Much loose thinking and talking prevails regarding this vitally important truth, and the question is frequently asked, Is there a second blessing? As in all leaching from the Scriptures, it is dangerous to take isolated passages; it is more profitable to go back to the beginning and to trace through the divinely inspired revelation of any important truth. It is therefore necessary to trace the history of baptism. This begins with the ministry of John the Baptist, whose mission was to be the forerunner of the One who was to come, very God and perfect Man. John was charged with going before to prepare the way for the Lord Jesus. We must note that he was sent to baptize in* water (not with water), this being one of the clear indications of the practice of complete immersion as opposed to sprinkling.
The Giver of the Spirit
John leaves us in no doubt as to the source of Spirit baptism. He said, ‘Upon whomsoever thou shalt see the Spirit descending, and abiding upon him, the same is he that baptizeth in the Holy Spirit’, John 1. 33 R.v. marg. Again, ‘He shall baptize you in the Holy Spirit’, Matt. 3. 11 r.v. marg. Not only did he see the Spirit of God descending in the form of a dove and hear the voice from heaven, but he bare record of the fact for our learning, identifying for all time Jesus the Son of God as the One who baptizes in the Holy Spirit.
The Promised Spirit
Let us never delude ourselves, as some would teach, that the Holy Spirit is only an influence. He is a Person, co-equal in the Godhead with the Father and the Son and now indwelling all true believers. The time of His manifestation on earth was governed since He could not be given until Jesus was glorified, John 7. 39. From this, it is evident that the Holy Spirit was not present in this sense until the completion of the work that the Father gave the Son. It is significant that when the Lord Jesus showed Himself to the apostles after His resurrection, He referred to John’s ministry with the words, ‘John indeed baptized with water; but ye shall be baptized in the Holy Ghost not many days hence’, Acts 1. 5 R.v. marg. Not many days after the Lord had spoken these words, about one hundred and twenty souls were all in one place, and ‘there came a sound from heaven as of a rushing mighty wind, and it filled all the house … and they were all filled with the Holy Ghost’. Pentecost had come.
It is impossible to express adequately what had taken place, but the tokens of the presence of the Holy Spirit were there for all to see. Jesus, no longer the despised Nazarene but the risen Lord now glorified, had poured out His Spirit and the whole company had been baptized or immersed in the Holy Spirit. This was the literal fulfilment of John’s testimony.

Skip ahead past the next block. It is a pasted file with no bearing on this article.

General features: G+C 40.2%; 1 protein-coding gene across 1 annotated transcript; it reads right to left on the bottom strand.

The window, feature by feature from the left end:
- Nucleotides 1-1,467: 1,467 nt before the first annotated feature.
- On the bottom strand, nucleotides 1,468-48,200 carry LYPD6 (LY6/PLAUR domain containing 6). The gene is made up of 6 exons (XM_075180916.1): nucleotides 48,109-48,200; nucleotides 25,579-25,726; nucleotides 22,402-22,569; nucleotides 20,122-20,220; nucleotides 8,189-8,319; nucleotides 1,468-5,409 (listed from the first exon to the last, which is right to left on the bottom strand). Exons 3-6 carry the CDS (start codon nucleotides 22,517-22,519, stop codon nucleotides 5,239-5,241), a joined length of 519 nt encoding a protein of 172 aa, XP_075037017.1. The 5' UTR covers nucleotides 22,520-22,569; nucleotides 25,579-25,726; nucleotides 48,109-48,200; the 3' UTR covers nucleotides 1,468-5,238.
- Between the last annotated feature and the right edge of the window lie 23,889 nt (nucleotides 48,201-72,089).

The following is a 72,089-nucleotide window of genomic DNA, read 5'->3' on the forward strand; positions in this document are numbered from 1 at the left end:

The Universal Spirit
We should be quite clear that this baptism has nothing directly to do with baptism by water. They are in no way related excepting that true believers obeying after conversion the Lord’s command are already indwelt by the Spirit.
The scene now changes from Jerusalem to Caesarea, Acts 10. Following the remarkable revelation given to Cornelius, Peter had been brought from Joppa. Now Peter was a poor Galilean, a fisherman despised by men of learning, yet here in a Roman villa was a group of Romans assembled to hear of a crucified Jew. No doubt they knew of the things that had happened in Jerusalem, but here was something different. Never before had they known that a crucified Man had risen and shown Himself after His resurrection to individuals and companies of people. They wanted to know more; the work of grace had begun.
Even before Peter had finished addressing that gathering, ‘the Holy Ghost fell on all them which heard the word’. The tokens in Ceasarea were identical with those that had followed the baptism in the Spirit in Jerusalem. Peter’s companions recognized them as due to the same cause that had been manifested at Pentecost; Peter could not fail to remember the Lord’s words, Acts 1. 5; 11, 16. He was convinced that God had given to the Gentiles the same gift poured out on the Jewish believers earlier. On that day, Gentiles were baptized in the Spirit as Jews in Jerusalem and elsewhere had previously experienced.
The difference between the two baptisms is now apparent. Those who had so obviously received the Spirit were commanded to be baptized in water. All these events clarify 1 Corin-thians 12. 13.